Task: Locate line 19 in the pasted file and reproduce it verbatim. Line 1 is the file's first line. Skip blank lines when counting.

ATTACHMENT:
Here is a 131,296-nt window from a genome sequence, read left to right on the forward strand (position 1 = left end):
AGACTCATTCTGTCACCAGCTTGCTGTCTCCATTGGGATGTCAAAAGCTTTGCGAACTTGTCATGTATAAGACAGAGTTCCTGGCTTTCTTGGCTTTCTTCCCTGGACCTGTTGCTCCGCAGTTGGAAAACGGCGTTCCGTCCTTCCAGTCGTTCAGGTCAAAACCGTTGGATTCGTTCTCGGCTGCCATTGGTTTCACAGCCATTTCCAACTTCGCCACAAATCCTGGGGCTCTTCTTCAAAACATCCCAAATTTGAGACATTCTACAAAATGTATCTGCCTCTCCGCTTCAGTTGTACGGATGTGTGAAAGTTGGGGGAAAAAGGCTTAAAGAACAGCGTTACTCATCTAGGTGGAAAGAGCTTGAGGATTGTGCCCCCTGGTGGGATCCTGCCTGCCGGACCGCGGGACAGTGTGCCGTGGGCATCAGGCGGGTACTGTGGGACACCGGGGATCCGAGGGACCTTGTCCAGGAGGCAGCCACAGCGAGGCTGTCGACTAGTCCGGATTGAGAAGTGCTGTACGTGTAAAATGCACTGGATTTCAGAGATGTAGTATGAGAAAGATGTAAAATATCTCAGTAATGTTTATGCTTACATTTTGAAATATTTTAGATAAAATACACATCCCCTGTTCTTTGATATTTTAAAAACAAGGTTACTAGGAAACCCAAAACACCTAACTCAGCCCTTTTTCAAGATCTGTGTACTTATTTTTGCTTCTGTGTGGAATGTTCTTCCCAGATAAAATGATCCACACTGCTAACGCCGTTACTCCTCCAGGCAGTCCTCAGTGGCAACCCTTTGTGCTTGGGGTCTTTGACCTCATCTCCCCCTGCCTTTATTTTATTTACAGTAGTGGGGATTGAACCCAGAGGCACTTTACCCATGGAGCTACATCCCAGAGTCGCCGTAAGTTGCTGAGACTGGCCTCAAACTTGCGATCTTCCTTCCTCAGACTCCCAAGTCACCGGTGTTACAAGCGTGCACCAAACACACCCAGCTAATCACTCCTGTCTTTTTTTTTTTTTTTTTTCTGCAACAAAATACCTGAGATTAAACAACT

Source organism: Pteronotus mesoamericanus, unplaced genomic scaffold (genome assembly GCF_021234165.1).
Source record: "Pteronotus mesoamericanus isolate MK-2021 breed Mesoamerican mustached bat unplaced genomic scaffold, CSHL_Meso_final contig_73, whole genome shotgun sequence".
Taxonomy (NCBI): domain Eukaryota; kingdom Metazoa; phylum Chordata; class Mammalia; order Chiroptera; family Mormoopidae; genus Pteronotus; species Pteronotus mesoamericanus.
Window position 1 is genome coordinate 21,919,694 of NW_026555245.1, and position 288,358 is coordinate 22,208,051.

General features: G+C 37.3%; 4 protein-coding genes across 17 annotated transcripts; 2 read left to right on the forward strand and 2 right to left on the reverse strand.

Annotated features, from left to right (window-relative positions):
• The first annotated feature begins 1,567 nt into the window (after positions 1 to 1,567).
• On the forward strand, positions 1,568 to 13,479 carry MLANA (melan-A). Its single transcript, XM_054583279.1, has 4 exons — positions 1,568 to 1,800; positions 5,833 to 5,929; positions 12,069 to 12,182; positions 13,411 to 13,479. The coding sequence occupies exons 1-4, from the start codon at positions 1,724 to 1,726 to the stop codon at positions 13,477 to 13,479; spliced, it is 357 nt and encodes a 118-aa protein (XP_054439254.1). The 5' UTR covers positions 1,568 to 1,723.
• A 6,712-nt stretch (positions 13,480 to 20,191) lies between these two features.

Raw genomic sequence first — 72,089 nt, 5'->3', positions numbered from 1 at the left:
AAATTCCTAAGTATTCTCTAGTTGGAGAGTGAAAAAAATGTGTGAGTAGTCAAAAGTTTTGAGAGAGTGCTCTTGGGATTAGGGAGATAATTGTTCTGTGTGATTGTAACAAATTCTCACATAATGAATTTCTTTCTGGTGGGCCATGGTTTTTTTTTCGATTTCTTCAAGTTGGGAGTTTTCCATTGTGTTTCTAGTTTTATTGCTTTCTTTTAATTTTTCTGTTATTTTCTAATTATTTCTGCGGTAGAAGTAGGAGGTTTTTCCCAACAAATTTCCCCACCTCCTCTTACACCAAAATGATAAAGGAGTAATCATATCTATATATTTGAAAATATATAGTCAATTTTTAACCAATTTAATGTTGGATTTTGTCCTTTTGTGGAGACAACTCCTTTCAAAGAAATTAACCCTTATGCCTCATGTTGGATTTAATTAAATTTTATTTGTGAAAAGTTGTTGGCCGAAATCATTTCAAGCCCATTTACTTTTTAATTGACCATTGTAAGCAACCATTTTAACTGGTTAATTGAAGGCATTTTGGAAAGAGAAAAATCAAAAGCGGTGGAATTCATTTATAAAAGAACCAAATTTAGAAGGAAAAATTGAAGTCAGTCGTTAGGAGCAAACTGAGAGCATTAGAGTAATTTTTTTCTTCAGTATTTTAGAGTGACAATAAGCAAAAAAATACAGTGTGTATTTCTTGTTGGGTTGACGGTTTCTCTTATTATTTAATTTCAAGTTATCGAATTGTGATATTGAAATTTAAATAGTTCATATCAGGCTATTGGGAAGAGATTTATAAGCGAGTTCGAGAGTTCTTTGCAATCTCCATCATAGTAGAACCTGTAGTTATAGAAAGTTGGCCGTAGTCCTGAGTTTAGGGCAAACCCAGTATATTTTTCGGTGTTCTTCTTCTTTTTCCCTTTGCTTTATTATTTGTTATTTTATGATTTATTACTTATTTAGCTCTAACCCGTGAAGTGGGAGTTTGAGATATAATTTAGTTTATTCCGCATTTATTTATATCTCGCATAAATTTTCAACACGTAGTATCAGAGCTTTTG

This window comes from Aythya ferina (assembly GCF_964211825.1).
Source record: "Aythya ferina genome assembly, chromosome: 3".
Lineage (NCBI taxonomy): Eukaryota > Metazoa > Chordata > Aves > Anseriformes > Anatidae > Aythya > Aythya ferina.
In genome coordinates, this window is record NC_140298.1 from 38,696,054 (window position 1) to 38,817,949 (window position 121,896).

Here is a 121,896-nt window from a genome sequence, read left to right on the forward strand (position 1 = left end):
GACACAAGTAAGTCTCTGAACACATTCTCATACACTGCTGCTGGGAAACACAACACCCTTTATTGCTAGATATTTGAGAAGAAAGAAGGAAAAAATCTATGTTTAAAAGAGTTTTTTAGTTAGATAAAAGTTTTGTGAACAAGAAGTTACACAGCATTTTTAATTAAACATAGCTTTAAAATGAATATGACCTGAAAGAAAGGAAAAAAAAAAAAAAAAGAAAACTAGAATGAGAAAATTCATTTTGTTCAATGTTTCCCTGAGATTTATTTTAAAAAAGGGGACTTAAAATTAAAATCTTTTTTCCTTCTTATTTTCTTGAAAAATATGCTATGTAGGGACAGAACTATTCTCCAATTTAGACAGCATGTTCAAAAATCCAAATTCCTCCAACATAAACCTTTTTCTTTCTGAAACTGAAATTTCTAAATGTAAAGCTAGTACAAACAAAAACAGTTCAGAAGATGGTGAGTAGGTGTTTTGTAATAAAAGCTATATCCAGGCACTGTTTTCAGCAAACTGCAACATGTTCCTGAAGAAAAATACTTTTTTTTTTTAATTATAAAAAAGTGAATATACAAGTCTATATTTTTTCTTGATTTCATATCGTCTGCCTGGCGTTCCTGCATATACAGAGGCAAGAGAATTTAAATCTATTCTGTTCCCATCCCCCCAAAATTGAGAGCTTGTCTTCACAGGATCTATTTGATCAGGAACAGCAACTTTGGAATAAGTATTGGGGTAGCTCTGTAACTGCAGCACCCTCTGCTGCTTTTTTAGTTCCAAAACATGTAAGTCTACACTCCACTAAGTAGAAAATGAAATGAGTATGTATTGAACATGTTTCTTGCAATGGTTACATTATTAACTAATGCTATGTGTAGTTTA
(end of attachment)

GACACAAGTAAGTCTCTGAACACATTCTCATACACTGCTGCTGGGAAACACAACACCCTTTATTGCTAGATATTTGAGAAGAAAGAAGGAAAAAATCTATGTTTAAAAGAGTTTTTTAGTTAGATAAAAGTTTTGTGAACAAGAAGTTACACAGCATTTTTAATTAAACATAGCTTTAAAATGAATATGACCTGAAAGAAAGGAAAAAAAAAAAAAAAAGAAAACTAGAATGAGAAAATTCATTTTGTTCAATGTTTCCCTGAGATTTATTTTAAAAAAGGGGACTTAAAATTAAAATCTTTTTTCCTTCTTATTTTCTTGAAAAATATGCTATGTAGGGACAGAACTATTCTCCAATTTAGACAGCATGTTCAAAAATCCAAATTCCTCCAACATAAACCTTTTTCTTTCTGAAACTGAAATTTCTAAATGTAAAGCTAGTACAAACAAAAACAGTTCAGAAGATGGTGAGTAGGTGTTTTGTAATAAAAGCTATATCCAGGCACTGTTTTCAGCAAACTGCAACATGTTCCTGAAGAAAAATACTTTTTTTTTTTAATTATAAAAAAGTGAATATACAAGTCTATATTTTTTCTTGATTTCATATCGTCTGCCTGGCGTTCCTGCATATACAGAGGCAAGAGAATTTAAATCTATTCTGTTCCCATCCCCCCAAAATTGAGAGCTTGTCTTCACAGGATCTATTTGATCAGGAACAGCAACTTTGGAATAAGTATTGGGGTAGCTCTGTAACTGCAGCACCCTCTGCTGCTTTTTTAGTTCCAAAACATGTAAGTCTACACTCCACTAAGTAGAAAATGAAATGAGTATGTATTGAACATGTTTCTTGCAATGGTTACATTATTAACTAATGCTATGTGTAGTTTA